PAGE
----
TO KILL A MOCKINGBIRD
from tormenting him with gratitude and angel cakes, for instance. Nor is there any discussion of whether the public had a legitimate interest in knowing what has happened. It is surely only a little churlish to point out that Boo had already had special consideration from tbe legal authorities, and that it was far from obvious that it had been to his benefit. “According to neighborhood legend,” at least, he had been released into his father’s custody rather than being sent away to a state industrial school after some youthful hi-jinx. While his fellow hooligans “received the best secondary education to be had in the state; one of them eventually working his way through to engineering school in Albany,” Boo was not seen or heard of for fifteen years (Lee 1960: 11).
He did not come to public attention again until he gratuitously stabbed his father with a pair of scissors. Again, he received special consideration: after a period in tbe local cells, he was once more released into his family’s custody rather than being sent for psychiatric help, his father insisting that “no Radley was going to any asylum” (Lee 1960: 12).
By the time of the episodes recounted in Mockingbird, Boo bas been held a recluse in his family home for some twenty-five years. Surely, one need not be terribly hard-hearted to think that the local community has an interest in knowing that a person with Boo’s history had been about with a honed kitchen knife with which he dispatched Bob Ewell, no matter how much Ewell deserved his fate or how clearly Boo had merely been trying to prevent a crime. And, one might also wonder whether Boo would have been better served by giving him his day in court at last, bringing him out of the shadowy world he had occupied for so long. In light of all this, there seem grounds to wonder whether Atticus got it right in Boo’s case, and jtist how one should interpret his decision. Shaffer also describes Atticus’ decision to spare Boo as a mistake, though be thinks it is one which shows “how a good man makes a doubtful choice,” and once again reminds us of the importance of character, demonstrating “tbat more is involved than whether the choice is sound in principle” (1981: 196).
But, Sheriff Tate had it right when he said: “Mr. Finch I bate to fight you when you’re like this. You’ve been under a strain tonight no man should ever have to go through. Why you ain’t in bed from it I don’t know. But I do know that for once you haven’t been able to put two and two together” (Lee 1960: 303).
There is a link between this reading of Atticus’ decision in Boo’s case and the interpretation of him as a tragic figure. He makes a poor decision in Boo’s case because his focus on the common themes between the cases
JOURNAL OF INTERDISCIPLINARY STUDIES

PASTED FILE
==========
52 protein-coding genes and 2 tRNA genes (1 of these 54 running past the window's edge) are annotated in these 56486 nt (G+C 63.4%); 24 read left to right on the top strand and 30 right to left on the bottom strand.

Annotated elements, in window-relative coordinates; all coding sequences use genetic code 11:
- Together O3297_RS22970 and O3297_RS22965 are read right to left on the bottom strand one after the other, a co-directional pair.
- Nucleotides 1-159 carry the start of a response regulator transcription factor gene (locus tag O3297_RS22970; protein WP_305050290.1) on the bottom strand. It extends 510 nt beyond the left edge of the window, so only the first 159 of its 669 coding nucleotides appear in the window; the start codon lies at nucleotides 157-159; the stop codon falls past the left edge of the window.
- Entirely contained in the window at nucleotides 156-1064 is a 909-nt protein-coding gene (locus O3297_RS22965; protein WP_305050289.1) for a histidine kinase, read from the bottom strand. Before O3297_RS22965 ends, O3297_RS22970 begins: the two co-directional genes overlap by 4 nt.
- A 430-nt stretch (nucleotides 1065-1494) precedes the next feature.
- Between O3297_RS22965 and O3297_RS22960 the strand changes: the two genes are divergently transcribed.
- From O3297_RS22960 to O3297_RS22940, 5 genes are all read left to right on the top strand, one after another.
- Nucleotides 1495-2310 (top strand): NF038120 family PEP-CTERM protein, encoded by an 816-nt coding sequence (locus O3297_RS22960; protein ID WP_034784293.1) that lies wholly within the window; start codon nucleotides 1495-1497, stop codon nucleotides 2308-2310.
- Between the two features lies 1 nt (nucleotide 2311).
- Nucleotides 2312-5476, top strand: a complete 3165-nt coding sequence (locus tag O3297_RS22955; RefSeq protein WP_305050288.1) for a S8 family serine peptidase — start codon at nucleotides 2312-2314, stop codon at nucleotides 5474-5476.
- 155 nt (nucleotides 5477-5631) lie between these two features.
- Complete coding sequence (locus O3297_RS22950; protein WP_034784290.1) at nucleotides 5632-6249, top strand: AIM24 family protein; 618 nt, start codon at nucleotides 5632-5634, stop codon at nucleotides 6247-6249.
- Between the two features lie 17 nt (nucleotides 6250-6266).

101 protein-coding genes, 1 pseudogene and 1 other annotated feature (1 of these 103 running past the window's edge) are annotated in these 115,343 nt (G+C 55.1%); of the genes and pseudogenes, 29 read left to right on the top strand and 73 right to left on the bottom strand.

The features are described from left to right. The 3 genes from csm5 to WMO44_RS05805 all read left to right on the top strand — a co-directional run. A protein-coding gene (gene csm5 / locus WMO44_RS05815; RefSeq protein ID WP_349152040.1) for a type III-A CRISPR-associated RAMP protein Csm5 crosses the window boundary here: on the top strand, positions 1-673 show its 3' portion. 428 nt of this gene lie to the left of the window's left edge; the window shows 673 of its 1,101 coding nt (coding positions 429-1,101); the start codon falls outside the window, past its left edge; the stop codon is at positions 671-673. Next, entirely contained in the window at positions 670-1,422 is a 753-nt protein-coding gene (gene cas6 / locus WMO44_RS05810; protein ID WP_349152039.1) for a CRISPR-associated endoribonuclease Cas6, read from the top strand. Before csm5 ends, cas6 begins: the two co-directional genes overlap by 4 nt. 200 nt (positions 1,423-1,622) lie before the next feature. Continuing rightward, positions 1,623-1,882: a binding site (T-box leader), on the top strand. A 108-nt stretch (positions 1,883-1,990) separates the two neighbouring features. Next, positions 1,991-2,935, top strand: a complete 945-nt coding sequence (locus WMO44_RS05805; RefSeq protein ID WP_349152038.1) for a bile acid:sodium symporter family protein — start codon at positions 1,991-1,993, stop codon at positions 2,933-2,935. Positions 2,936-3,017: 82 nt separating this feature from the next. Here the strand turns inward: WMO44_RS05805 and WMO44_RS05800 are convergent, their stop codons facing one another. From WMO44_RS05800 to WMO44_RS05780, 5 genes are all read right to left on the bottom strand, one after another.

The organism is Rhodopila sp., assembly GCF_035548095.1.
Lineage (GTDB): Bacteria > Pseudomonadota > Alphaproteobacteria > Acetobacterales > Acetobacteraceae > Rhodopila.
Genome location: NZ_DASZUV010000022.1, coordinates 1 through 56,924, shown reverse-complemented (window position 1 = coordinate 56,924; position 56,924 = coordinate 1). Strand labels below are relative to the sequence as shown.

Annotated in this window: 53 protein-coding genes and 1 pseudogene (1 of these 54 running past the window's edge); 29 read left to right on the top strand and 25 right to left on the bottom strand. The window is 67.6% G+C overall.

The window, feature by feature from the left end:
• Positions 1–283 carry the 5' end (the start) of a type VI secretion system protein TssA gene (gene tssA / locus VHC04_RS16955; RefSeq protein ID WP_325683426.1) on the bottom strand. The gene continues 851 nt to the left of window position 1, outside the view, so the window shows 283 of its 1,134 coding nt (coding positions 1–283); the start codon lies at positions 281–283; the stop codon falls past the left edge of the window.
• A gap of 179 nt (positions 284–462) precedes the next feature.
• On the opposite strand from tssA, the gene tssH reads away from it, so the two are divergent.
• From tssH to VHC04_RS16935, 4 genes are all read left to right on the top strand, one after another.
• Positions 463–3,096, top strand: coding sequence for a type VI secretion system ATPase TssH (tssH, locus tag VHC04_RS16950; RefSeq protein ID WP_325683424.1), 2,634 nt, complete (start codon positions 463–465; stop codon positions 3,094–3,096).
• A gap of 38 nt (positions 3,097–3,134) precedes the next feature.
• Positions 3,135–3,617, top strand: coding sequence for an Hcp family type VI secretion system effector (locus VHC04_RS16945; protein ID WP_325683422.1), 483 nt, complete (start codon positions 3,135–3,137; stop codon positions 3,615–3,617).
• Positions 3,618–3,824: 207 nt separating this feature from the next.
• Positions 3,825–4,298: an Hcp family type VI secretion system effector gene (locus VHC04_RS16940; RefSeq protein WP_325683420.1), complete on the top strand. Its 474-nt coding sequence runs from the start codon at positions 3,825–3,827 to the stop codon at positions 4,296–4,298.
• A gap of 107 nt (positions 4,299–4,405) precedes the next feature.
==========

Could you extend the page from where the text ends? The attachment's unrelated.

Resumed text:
prevents him paying sufficient detail to the particularities of Boo’s situation. Indeed, the considerations, and Atticus Finch’s response to them, may be regarded as a further defence of the reading of Attietis as a tragic figure: It is difficult to believe they would not have moved “Atticus the phronimos,” but one would expect “tragic-Atticus” to respond just as Atticus Finch responds. This, however, is not their only significance. They also speak to the difficulty even a character like Atticus will face from time to time in making decisions in particular cases, and in this role are reasons to be wary of the character approach in general. If even Atticus cannot avoid the sort of understandable cognitive dissonance that seems on reflection to mark his deliberations in Boo’s case, then one should favor an alternative approach that places less emphasis upon the particular judgements of individuals. A rule- or principle-based approach, though not eliminating the need for judgement, is such an alternative. Another point is the idea that the decision to spare Boo would have been more reasonable had there been a genuine risk that Boo would have suffered Tom’s fate. Yet the facts of Boo’s case simply do not support that conclusion. Suppose for a moment that we accept that Boo’s status as an outsider would have led a Maycomb jury to unjustly convict him of wrongdoing in the death of Bob Ewell. The supposition renders Mockingbird the story of a legal system in crisis. One may think, indeed, that Tom’s fate alone is enough to show that this is just what Mockingbird is. But what would its lesson be for lawyers if this were correct? It would not be the lesson identified by those who see Atticus as a phronimos. Rather, assuming that it is the story of a system in crisis. Mockingbird*^ lesson is that lawyere should not admire and emulate Atticus’ alleged attitude to rules and principles. For, on the reading of the novel which portrays it as the story of a legal system in crisis, it is precisely the jury’s disregard for these constraints which generates the crisis. Here, once again, Atticus’ lesson would be one about the importance of rules and principles, not one about their triviality. VIRTUE AND THE RULE OF LAW There are two sorts of reasons to doubt that Atticus’ decision in Boo’s case was a wise one, some specific to Boo’s case and others of more general import. As well as bearing upon tbe question of Atticus’ wisdom, these are reasons to think that one should reject the “character” approach to legal ethics itself, quite apart from the grounds for thinking Atticus was led astray